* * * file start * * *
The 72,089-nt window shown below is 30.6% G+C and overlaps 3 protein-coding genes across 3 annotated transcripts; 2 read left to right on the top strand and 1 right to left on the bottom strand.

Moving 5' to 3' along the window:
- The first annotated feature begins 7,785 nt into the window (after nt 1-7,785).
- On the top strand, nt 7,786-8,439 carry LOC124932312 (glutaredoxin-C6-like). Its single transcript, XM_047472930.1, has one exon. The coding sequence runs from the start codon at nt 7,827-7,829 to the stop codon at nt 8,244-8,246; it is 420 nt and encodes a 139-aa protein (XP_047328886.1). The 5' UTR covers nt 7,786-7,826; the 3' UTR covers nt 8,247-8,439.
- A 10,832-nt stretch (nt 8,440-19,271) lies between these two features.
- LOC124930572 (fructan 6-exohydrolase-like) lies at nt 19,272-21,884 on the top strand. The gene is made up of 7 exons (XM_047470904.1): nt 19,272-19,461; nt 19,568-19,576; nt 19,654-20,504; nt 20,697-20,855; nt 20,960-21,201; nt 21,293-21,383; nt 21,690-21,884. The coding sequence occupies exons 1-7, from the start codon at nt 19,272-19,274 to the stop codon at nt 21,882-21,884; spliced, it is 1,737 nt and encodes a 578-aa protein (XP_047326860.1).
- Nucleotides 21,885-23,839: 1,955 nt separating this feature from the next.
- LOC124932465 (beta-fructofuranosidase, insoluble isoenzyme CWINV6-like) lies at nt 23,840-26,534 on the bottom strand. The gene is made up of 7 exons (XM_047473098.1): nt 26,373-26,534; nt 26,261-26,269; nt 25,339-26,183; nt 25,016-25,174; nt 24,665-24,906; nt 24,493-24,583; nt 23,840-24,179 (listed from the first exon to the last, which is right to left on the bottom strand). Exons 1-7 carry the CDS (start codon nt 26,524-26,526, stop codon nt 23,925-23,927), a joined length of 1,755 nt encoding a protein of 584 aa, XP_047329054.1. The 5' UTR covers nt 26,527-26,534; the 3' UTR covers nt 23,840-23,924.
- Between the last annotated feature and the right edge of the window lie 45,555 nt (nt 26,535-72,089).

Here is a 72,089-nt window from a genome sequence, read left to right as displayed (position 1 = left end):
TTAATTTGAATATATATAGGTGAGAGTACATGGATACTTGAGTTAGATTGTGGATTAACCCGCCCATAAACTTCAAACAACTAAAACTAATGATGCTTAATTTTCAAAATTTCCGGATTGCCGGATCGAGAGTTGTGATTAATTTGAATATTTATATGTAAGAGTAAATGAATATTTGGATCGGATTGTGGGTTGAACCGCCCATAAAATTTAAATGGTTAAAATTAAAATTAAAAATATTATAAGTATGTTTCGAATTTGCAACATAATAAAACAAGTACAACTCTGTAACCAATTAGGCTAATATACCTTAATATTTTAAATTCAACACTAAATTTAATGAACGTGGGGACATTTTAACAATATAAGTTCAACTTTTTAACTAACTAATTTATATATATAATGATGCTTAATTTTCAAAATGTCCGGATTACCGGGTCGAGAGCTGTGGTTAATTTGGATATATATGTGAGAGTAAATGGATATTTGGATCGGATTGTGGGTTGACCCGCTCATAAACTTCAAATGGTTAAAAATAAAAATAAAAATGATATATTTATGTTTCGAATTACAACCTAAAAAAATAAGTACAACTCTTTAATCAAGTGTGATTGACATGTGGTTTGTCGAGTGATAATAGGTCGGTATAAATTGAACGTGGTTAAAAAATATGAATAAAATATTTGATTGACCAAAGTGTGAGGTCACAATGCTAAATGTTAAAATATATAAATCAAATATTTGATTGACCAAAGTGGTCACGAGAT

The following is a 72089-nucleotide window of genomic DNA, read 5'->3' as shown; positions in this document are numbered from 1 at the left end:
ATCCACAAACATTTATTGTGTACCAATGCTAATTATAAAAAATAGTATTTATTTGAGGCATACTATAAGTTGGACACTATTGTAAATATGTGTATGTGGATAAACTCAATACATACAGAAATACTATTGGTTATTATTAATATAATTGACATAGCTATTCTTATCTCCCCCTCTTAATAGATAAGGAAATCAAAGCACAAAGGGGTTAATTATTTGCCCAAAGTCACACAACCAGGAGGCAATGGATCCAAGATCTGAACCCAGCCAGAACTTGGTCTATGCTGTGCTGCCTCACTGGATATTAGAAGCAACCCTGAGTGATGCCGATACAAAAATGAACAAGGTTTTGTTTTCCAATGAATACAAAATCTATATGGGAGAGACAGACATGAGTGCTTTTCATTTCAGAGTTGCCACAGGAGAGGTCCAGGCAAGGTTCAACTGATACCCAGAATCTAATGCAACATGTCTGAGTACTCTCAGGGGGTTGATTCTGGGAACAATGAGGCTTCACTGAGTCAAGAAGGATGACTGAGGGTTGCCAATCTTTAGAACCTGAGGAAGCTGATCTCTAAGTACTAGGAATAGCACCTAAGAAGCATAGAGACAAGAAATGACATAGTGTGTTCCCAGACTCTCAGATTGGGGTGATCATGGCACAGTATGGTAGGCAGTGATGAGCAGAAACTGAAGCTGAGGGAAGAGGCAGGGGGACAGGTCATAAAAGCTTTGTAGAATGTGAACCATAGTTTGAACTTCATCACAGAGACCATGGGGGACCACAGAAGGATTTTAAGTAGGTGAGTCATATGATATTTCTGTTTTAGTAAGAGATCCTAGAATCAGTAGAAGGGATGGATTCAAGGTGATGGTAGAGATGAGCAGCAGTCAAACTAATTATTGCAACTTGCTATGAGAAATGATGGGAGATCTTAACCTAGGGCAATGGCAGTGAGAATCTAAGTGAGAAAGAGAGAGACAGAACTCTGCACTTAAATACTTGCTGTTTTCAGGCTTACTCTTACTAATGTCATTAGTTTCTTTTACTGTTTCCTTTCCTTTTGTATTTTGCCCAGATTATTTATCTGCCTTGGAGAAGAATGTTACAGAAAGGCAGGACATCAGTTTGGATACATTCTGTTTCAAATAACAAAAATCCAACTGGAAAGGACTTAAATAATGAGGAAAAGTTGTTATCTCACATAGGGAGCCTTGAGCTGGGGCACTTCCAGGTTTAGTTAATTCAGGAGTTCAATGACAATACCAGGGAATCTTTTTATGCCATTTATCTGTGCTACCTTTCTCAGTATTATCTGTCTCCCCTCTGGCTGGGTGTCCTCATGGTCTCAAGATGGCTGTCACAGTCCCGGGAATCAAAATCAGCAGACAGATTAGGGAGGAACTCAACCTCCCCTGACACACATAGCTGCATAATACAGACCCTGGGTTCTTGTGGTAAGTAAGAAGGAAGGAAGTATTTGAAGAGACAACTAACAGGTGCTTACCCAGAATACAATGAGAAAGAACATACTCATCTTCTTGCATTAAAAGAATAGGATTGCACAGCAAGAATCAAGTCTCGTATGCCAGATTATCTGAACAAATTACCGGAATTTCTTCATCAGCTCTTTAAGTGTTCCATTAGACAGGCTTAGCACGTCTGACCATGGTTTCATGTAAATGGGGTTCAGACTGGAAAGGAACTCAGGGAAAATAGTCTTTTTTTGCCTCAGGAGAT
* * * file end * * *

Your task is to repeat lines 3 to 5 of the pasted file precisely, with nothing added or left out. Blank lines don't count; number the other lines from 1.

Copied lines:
- The first annotated feature begins 7,785 nt into the window (after nt 1-7,785).
- On the top strand, nt 7,786-8,439 carry LOC124932312 (glutaredoxin-C6-like). Its single transcript, XM_047472930.1, has one exon. The coding sequence runs from the start codon at nt 7,827-7,829 to the stop codon at nt 8,244-8,246; it is 420 nt and encodes a 139-aa protein (XP_047328886.1). The 5' UTR covers nt 7,786-7,826; the 3' UTR covers nt 8,247-8,439.
- A 10,832-nt stretch (nt 8,440-19,271) lies between these two features.